Nicola taking charge
Kia ora my name is Nicola and I have lived at Laura Fergusson Trust for 23 years. I have cerebral palsy. This does not define me.
There is no denying that my cerebral palsy creates difficulties, but to me, this means you just have to take charge and find a way around the barriers and not let it stop you. The most important thing to know about me is who I am, rather than the labels that I hold.
I believe that the Laura Fergusson Trust opens your mind up to new ways of living. The focus is on achieving your potential whilst continuing to reach for more. I am supported by people who encourage me to constantly aim higher and push myself further. This propels me to strive for independence each day.
I have mastered the art of laundry and have now set my target on cooking. I attend a Laura Fergusson Trust cooking group where I am learning to cook independently with staff supervision. This ensures that I feel safe whilst pushing myself outside of my comfort zone. Cooking is a new task for me and it helps me take control over the foods that I would like to both cook and eat. The cooking group involves searching for recipes, preparing shopping lists, shopping, cooking and of course eating our creations. Striving for independence isn’t always the easiest option, but it is the most rewarding.
In recent years, I have found freedom in the water. In the warmer months I attend Sailability. Getting out on the water in Seaview, Petone is a fantastic mixture of excitement and relaxation all rolled into one and it is an experience like no other. I am now also involved in the Laura Fergusson Trust swimming programme where my confidence is growing each time. I set myself goals in the water and allow myself the time and opportunity to relax and feel the magic of the water working wonders on my body.
I am a National Boccia champion. Without the support and constant encouragement from this organisation, this could not happen. I play Boccia twice a week, both at Laura Fergusson Trust and in the wider community. Boccia brings another side out of me, my competitive side – but I love it!
This is my life today, but who knows what I will achieve in the future only time will tell. Whatever it, I know I will be supported by the Laura Fergusson Trust community. Watch this space.
Devon getting it together again
Kia ora, my name is Devon, and I am 21 years old. I was proclaimed dead twice but fought through it and am here to tell my story.
In August of 2018 I was involved in a serious car accident and sustained a severe traumatic brain injury alongside many other physical injuries. However, I don’t let this stop me, I use it as motivation to keep turning pages. My philosophy is that you can’t change the past so don’t dwell on it, but you can move forward and make a whole new future. The plot of my story may have changed but I am now in control of what the next chapter will look like.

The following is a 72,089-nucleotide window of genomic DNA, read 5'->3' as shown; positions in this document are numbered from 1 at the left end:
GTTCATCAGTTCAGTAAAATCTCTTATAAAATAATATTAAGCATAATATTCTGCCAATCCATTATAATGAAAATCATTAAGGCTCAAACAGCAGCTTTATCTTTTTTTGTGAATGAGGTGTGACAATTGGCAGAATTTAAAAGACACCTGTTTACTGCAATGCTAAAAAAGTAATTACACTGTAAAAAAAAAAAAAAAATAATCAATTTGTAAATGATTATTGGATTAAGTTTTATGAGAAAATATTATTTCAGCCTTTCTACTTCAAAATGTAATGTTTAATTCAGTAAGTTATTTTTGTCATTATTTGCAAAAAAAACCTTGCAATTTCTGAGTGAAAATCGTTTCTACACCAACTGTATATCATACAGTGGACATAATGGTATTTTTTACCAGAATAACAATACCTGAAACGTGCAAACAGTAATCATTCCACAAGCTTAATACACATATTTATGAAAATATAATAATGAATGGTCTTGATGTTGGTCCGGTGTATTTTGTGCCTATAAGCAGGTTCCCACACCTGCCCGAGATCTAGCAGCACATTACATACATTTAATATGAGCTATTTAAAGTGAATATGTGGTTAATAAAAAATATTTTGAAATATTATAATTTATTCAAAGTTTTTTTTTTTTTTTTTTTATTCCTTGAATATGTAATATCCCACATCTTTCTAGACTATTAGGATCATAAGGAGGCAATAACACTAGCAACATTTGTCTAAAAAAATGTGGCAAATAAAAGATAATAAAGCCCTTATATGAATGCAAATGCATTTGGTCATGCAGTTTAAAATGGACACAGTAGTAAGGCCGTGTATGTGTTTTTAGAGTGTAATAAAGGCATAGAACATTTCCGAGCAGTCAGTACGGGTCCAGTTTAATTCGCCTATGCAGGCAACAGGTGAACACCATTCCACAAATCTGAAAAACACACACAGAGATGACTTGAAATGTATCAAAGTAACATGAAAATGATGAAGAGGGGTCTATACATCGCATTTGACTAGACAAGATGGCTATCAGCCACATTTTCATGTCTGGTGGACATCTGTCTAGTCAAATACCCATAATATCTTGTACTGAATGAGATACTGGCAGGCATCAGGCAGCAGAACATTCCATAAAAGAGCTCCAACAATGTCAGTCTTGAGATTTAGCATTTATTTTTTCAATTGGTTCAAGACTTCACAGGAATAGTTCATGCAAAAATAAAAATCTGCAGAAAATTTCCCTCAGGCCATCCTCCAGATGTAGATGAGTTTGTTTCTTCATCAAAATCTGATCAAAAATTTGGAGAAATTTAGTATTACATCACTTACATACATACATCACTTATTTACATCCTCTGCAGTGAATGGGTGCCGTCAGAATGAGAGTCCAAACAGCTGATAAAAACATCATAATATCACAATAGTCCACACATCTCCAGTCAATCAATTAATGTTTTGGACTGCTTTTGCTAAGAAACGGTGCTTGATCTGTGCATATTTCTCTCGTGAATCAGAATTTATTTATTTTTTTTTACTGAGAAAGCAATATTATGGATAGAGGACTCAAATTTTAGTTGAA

My recovery and rehabilitation cannot be separated from my family. There is no way I would be where I am today without them. In the early stages they pushed me to do my best when I wasn’t able to take charge of my motivation. I began working with the Laura Fergusson Trust in December 2019 and initially started working with my coach, with the Living My Life programme. In the beginning, I was scared and sceptical as I was used to the safety of being around my family for all my significant recovery milestones, and was unable to imagine taking the next steps without them at my side. You might think that reaching new milestones is all fun and games, but I’m here to tell you it doesn’t come that easily. There is an element of true fear involved because in order to make gains you need to accept that at first you may not succeed, and are constantly weighing up the risks as you try new things. The steps we made together may seem small to some, but they were huge for my confidence and independence. I felt safe to do things that I wasn’t yet ready to do by myself such as ordering my own food and going to new places. This involved gaining the confidence to talk to new people and put myself out there.
In July 2020 I no longer required the hands on support, I needed the opportunity to build my social confidence in a way that felt natural. This may not seem like much to some but it was a big deal for me.
I also started Speech Language Therapy at the Laura Fergusson Trust. I think there is no denying that I had some serious doubt initially. I learnt how to write again despite being told previously that this was not possible. Being told that I couldn’t by others fueled my fire and pushed me harder to prove those people who doubted me wrong. I can do it, I have done it and I have achieved my goal despite all doubt.
It’s not about what you can’t do, it’s about what you can do and what you will do with the right motivation. For me this is about making wild goals because I know that if the goal is there, I will smash it, and whatever the goal is, Laura Fergusson Trust will be standing along beside me!